Because most biotechnology startups lack products and derive their value from innovative technology instead, properly protecting their technology via patents and establishing their freedom to develop and commercialize that technology without infringing competitor patents is of paramount importance. Indeed, a strong patent position is a crucial ingredient for successfully raising venture capital and leveraging alliances with other companies. Here, we provide an overview of some of the intellectual property (IP) issues facing new companies, together with a few recommendations.

Why strong IP is important?

Committing the resources necessary to build a strong patent portfolio is important to the viability of virtually every biotechnology cProtecting Innovation In Biotechnology Startupsompany. Very few biotechnology startups actually have products to sell; their primary assets are usually proprietary technologies. The value of the company then is often tied to the ability to safeguard proprietary technologies with strong patent protection. For example, before investing in a new company, venture capitalists often hire patent counsel to perform a due diligence analysis, which involves, among other things, studying the company’s pending patent applications and issued patents to determine whether core technology has been properly protected. In our experience, significant investments often turn on a report from counsel that a company has a strong (or weak) patent position. A strong patent portfolio can also create business opportunities in other ways, through licensing and as a tool to leverage alliances with other companies.

For example, assume that a company is formed around the discovery that a DNA vector expressing ‘Antigen A’ raises neutralizing antibodies against ‘Pathogen X’ in an animal model. As a result, the company’s primary research focus is on exploiting this discovery to develop a DNA vaccine against Pathogen X. At this stage, company management must decide whether to view the IP arising out of this technology as a mere commodity or as an integral component of business strategy. If viewed as a commodity, the company may, for example, decide to save money up front by negotiating with their patent attorney a cap on the cost of preparing patent applications. Unfortunately, this may result in a narrow or poorly drafted patent document that is relatively easy for competitors to design around. On the other hand, certain companies have successfully raised significant venture capital by quickly procuring a large number of very narrowly drafted patenProtecting Innovation In Biotechnology Startupsts that, in reality, have only a limited chance of ever dominating a competitor. When viewed as an integral component of the company’s overall development strategy, patents can also create significant business opportunities. Using the hypothetical example above, assume that the company’s scientists can reasonably envision, but have not yet confirmed experimentally, that the method would work equally well with other antigens and pathogens. The patent attorney then duly recommends that management invest the resources necessary to fully describe these other prophetic embodiments in the patent document. Assuming that an adequate written description has been included, it is indeed possible that patent protection could be obtained for a reasonable number of variations in the company’s core technology.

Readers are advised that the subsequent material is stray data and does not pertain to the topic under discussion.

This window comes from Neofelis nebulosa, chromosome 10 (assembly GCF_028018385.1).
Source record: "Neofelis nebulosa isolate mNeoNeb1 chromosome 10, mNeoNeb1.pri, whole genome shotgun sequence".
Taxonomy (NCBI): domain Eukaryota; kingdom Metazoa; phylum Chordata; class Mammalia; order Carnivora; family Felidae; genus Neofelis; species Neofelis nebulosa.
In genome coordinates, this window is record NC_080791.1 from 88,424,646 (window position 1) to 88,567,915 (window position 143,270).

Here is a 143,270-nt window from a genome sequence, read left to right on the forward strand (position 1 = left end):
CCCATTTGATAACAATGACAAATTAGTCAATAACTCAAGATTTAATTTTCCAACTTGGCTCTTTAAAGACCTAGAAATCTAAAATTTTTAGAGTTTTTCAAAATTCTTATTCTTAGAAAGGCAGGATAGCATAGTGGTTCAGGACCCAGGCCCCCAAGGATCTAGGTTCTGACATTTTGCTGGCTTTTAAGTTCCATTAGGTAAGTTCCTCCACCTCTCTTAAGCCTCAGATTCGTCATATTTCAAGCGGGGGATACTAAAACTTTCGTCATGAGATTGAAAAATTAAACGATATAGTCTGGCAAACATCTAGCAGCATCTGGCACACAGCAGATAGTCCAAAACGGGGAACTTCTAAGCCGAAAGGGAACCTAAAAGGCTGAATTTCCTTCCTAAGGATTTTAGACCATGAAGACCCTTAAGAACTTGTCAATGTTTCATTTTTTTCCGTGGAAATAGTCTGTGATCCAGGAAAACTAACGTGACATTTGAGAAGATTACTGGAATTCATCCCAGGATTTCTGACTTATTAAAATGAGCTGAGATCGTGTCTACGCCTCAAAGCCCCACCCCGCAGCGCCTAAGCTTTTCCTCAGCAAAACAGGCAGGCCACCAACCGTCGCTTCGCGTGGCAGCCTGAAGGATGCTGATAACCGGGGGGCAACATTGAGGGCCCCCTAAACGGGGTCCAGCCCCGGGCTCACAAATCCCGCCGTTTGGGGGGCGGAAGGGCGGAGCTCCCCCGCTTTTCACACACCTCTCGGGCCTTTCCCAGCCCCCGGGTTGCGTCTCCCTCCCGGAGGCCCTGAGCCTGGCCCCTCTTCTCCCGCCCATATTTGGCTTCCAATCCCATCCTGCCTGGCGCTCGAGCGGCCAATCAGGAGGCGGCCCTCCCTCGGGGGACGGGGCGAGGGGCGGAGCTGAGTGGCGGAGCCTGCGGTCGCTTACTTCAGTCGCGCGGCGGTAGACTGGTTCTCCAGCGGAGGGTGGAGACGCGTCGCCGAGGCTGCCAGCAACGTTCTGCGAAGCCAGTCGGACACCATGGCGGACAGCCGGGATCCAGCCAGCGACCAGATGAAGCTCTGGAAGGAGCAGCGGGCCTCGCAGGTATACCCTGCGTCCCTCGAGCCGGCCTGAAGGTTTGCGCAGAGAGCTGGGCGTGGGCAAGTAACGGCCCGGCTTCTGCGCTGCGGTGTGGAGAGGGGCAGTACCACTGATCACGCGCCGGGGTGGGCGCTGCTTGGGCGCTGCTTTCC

Since the company’s own commercialization interests are limited to Antigen A and Pathogen X, broad patent protection may make it possible to offer field-of-use licenses to others interested in developing DNA vaccines with other antigens and/or pathogens, while the company maintains exclusive rights in its primary field of interest. Alternatively, if the commercialization interests of the company and a competitor overlap, broader patent protection could more effectively force alliances to share research and development costs. Finally, as others will invariably make improvements on the company’s core technology, having broader IP protection increases the likelihood of cross-licensing opportunities with respect to improvements.

In many countries, a last issue to bear in mind is that an initial patent application often forms the basis for an entire series of continuing applications. Thus, even if the company first seeks only narrow protection to expedite issuance of a patent (narrow patents tend to be easier and more rapid to obtain than broad ones), broader protection can be pursued later in continuing applications, provided that the necessary resources are initially committed to fully describe the later claimed prophetic embodiments when the original patent document is drafted. Continuing applications may also be useful for claiming inventions not originally covered by the claims of the initial patent-an important benefit as disclosure of an invention in the text of an initial patent (omitted from the claims) dedicates the invention to the public.